European stocks climbed, completing their biggest weekly rally in three months, on speculation that the Federal Reserve will opt for further stimulus after a report showed US employers hired fewer workers than estimated.
Banks contributed the most to the Stoxx Europe 600 Index’s advance as Deutsche Bank AG and Barclays Plc each climbed more than 5 per cent. Xstrata Plc jumped 3.6 per cent after Glencore International Plc increased its offer for the mining company led by Mick Davis. Solvay SA climbed 3.3 per cent after NYSE Euronext said it will join France’s CAC 40 Index.
The Stoxx 600 advanced 0.2 per cent to 272.3 at the close, after earlier rising as much as 0.8 per cent. The gauge has gained 2.3 per cent this week as European Central Bank President Mario Draghi said yesterday that policy makers agreed on a plan to buy unlimited government debt.
“The Fed’s not going to be happy with the payrolls numbers and will probably look for a way to stimulate the economy,” said Mike Lenhoff, chief strategist at Brewin Dolphin Securities Ltd. in London, in a phone interview. “It’s a win-win for the markets: if the numbers were good, it would’ve meant the economy is improving. Now the numbers are bad, the Fed might do something about it. Markets are also rallying because of the positive developments in Europe.”
In the US, a Labor Department report showed that employers hired 96,000 workers in August, down from a revised 141,000 in July. Economists had forecast that the world’s largest economy added 130,000 workers last month.
The release also showed that the nation’s unemployment rate unexpectedly slipped to 8.1 per cent. Economists had predicted a jobless rate of 8.3 per cent, according to the median projection in a Bloomberg News survey. Unemployment has stayed above 8 per cent for the last 43 months.
The Stoxx 600 posted its biggest weekly gain since the beginning of June after Draghi said yesterday that the ECB has approved his bond-buying plan. The central bank will target government securities with maturities of one to three years, Draghi said. Purchases will be fully sterilized to ensure a neutral impact on money supply, and the ECB will not have seniority, he said.
The volume of shares changing hands on the Stoxx 600 today was double the average of the last 30 days, according to data compiled by Bloomberg.
The VStoxx Index, which measures the cost of option prices on the Euro Stoxx 50 Index, dropped for a third day, declining 5.6 per cent to 21.83. The gauge tumbled 16 per cent yesterday, its largest slide since October last year.
China has approved plans to build 2,018 kilometers of roads, according to statements on the National Development and Reform Commission’s website. The state endorsed the projects in the June-August period. A Sept. 5 statement showed the government also gave the go ahead for plans to build subways in 18 Chinese cities, as it seeks to revive economic growth.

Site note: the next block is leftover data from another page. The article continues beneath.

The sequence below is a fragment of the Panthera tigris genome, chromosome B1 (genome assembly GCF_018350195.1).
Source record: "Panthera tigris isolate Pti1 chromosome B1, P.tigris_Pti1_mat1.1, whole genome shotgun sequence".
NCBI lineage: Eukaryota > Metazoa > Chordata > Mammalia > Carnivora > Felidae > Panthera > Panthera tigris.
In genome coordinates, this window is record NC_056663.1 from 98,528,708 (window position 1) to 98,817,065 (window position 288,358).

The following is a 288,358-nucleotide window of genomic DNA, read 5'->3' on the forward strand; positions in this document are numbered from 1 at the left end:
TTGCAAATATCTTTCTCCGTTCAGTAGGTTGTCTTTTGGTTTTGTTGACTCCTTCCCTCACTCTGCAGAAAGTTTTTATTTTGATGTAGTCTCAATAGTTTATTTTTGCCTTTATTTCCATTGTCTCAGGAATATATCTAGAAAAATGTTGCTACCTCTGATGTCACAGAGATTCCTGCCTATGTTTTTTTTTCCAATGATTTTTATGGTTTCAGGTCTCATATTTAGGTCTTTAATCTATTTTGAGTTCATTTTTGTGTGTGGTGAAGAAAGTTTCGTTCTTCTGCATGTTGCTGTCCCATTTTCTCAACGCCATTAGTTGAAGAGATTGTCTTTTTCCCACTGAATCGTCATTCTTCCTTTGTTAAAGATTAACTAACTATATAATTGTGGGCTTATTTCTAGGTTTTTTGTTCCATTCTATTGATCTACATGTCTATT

National benchmark indexes climbed in every western- European market except Denmark today. The U.K.’s FTSE 100 added 0.3 per cent, while Germany’s DAX advanced 0.7 per cent. France’s CAC 40 rose 0.3 per cent.
A gauge of banking shares advanced 2.1 per cent to its highest level in five months. Deutsche Bank and Barclays surged 5.3 per cent to 31.36 euros and 6.9 per cent to 206.4 pence, respectively.
Santander SA, Spain’s biggest lender, climbed 1.7 per cent to 6.08 euros, while BNP Paribas SA, France’s largest bank, added 1.7 per cent to 37.78 euros. Credit Agricole SA and Societe Generale SA jumped 6.5 per cent to 5.34 euros and 6.8 per cent to 24.49 euros, respectively.
Italy’s Banca Monte dei Paschi di Siena SpA surged 11 per cent to 26.4 euro cents, while Portugal’s Banco Espirito Santo SA soared 8 per cent to 66.2 cents.
Xstrata gained 3.6 per cent to 1,014 pence, while Glencore slumped 3.6 per cent to 378.1 pence. The commodities trader, which owns 34 per cent of Xstrata, offered 3.05 of its shares for every one that its target’s investors hold, according to a statement from Zug, Switzerland-based Xstrata. Glencore’s Chief Executive Officer, Ivan Glasenberg, will become CEO of the combined group. Under the previous offer, Xstrata’s Davis would have taken on the position.
Rio Tinto Group climbed 6.2 per cent to 3,021 pence for the biggest contribution to the Stoxx 600’s advance.
Solvay gained 3.3 per cent to 91.79 euros after NYSE Euronext said late yesterday that the maker of chemicals and plastics will replace PSA Peugeot Citroen in the CAC 40 from Sept. 24.
Meggitt Plc added 1.6 per cent to 407.3 pence after Citigroup Inc. raised its recommendation on the shares to buy from neutral. The brokerage said that other companies may find Meggitt an attractive takeover target.
Neopost SA slumped 8 per cent to 38.99 euros, its biggest drop since October 2007. The company late yesterday posted second-quarter sales of 260.7 million euros ($333 million), a 2.2 per cent decline from a year earlier based on constant exchange rates.